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Thread: cataraft trailer question

  1. #1

    Default cataraft trailer question

    So I got a used 18' aire leopard and the trailer that came with ( flat deck ) it has a storage box on it the length of the trailer. The cat frame sits on the box and the tubes don't touch the trailer while in transit. Unloading to launch was not too bad but loading at Jim's with the current coming in at an angle it was not a pretty site. The cat frame has to be lifted onto the box then winched the rest, the whole while lifting at the back. Needless to say I got soaked, lol. I noticed others with the cat right on the flat of the trailer just riding on astro turf. Is there any reason to not want the tubes on the deck while driving? Just wondering why the previous owner did this. Does it increase the life of the boat? Seems like a good idea, poor execution... I'm thinking to cut down the box so the tubes are on the deck and keep it for storage of oars and seats and such...


  2. #2
    webmaster Michael Strahan's Avatar
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    I'd ditch the box if you don't need the storage. Loading on the flat deck is no problem. I'd avoid the avoid the astro turf too. It holds water and can cause the wood to rot. Mine has marine plywood. That looks like a Karavan snowmachine trailer? If so, it will float if you back it in too far. That's a problem at Jim's because the current will drift the back of your trailer downstream.

    Hope it helps!

    Mike
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    Member power drifter's Avatar
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    That does sound like a pain to load up. I have helped lift and carry a big cat before and they are pretty heavy. Every one I have seen just carry them on the deck. I guess your set up might help dry the deck and bottom, but don't think that's a big deal. The one thing that really helps in loading those big cats is a roller pipe on the back of the trailer.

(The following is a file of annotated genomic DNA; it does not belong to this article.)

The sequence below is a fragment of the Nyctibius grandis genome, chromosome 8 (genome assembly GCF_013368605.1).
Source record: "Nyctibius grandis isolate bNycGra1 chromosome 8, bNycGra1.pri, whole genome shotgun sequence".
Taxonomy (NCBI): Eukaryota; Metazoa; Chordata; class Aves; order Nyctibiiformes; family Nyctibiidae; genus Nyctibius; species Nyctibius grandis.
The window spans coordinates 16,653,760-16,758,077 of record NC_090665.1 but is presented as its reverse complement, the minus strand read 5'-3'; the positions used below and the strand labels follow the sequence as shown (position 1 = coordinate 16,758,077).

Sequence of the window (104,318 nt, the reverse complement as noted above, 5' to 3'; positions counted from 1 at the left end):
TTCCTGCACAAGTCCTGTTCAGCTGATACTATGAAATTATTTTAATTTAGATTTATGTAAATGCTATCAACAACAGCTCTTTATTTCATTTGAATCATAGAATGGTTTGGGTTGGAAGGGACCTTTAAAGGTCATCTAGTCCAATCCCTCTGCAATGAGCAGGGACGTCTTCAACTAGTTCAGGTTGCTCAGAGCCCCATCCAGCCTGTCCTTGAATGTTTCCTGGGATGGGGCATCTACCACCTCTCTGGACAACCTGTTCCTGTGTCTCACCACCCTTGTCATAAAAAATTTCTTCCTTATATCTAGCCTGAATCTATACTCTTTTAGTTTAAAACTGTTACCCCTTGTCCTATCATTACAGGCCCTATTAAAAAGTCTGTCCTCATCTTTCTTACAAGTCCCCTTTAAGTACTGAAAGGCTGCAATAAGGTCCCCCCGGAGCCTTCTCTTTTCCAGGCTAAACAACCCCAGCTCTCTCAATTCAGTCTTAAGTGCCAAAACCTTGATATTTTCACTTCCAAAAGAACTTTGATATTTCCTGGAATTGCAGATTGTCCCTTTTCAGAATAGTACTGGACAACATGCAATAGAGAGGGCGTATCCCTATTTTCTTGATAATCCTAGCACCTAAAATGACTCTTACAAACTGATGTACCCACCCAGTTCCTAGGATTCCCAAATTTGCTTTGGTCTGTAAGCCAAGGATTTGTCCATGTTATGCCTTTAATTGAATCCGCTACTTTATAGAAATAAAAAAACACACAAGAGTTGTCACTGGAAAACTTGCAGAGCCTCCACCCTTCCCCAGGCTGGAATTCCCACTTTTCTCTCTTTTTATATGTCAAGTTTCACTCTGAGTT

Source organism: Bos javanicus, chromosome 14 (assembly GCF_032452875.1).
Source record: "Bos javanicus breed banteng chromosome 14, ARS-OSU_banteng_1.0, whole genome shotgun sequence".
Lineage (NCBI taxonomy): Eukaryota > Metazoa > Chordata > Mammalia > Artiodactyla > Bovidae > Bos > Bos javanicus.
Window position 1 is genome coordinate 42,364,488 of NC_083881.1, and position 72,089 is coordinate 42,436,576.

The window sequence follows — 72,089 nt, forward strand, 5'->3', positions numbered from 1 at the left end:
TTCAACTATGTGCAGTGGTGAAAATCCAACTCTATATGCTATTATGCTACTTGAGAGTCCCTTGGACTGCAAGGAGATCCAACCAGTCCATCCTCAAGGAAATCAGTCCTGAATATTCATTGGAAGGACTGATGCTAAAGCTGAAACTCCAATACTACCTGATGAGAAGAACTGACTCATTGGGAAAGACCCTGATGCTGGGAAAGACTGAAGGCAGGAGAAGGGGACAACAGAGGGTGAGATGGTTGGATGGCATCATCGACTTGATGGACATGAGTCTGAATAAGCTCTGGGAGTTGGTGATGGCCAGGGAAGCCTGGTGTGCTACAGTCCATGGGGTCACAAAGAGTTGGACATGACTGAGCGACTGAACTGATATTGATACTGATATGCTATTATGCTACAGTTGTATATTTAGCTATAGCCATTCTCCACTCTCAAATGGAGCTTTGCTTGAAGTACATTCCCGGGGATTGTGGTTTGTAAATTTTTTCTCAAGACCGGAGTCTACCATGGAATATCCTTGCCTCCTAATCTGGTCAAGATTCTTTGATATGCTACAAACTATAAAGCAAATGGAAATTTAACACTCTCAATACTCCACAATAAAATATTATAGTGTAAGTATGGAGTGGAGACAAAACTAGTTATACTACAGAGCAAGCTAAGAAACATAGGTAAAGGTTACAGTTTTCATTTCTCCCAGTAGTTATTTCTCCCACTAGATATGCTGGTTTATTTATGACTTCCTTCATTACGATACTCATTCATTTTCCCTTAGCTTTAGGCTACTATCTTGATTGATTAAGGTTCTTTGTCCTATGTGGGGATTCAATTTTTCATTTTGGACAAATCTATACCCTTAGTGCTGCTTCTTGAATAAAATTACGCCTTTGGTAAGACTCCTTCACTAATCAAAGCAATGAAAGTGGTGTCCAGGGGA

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    I don't know about Jim's take out but when we would on or off load a boat in current it helps to angle the trailer down current so you are not fighting the current at right angles to the boat....

    George

  5. #5

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    Quote Originally Posted by George Riddle View Post
    I don't know about Jim's take out but when we would on or off load a boat in current it helps to angle the trailer down current so you are not fighting the current at right angles to the boat....

    George
    I angled as much as the gravel bar would allow lol but it was still a circus. free entertainment at my expense ha ha
    yeah I think I'm just going to take the box and cut it down to below the cat frame or just remove it completely. It is nice to have some lockable storage back there. Could somebody please post a pic of the rollers? I have seen a lot of these trailer with some type of carpet on the deck...is one better than astro turf? Or just go plywood as Mike suggested? My plywood is not rotten but its in rough shape. I just don't want to damage the boat durring the drive to and fro. Some of these roads are pretty bad and the drive times are couple hours. Thanks for all help!!!

  6. #6
    Member AK Troutbum's Avatar
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    Quote Originally Posted by Michael Strahan View Post
    I'd ditch the box if you don't need the storage. Loading on the flat deck is no problem. I'd avoid the avoid the astro turf too. It holds water and can cause the wood to rot. Mine has marine plywood. That looks like a Karavan snowmachine trailer? If so, it will float if you back it in too far. That's a problem at Jim's because the current will drift the back of your trailer downstream.

    Hope it helps!cou

    Mike
    I agree. Power drifter's roller pipe is also a good idea. I set my trailer up this way a few years ago and it has made a world of difference when loading the boat up. I no longer have to unload every thing from the boat for a quick shuttle.

  7. #7
    webmaster Michael Strahan's Avatar
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    Quote Originally Posted by George Riddle View Post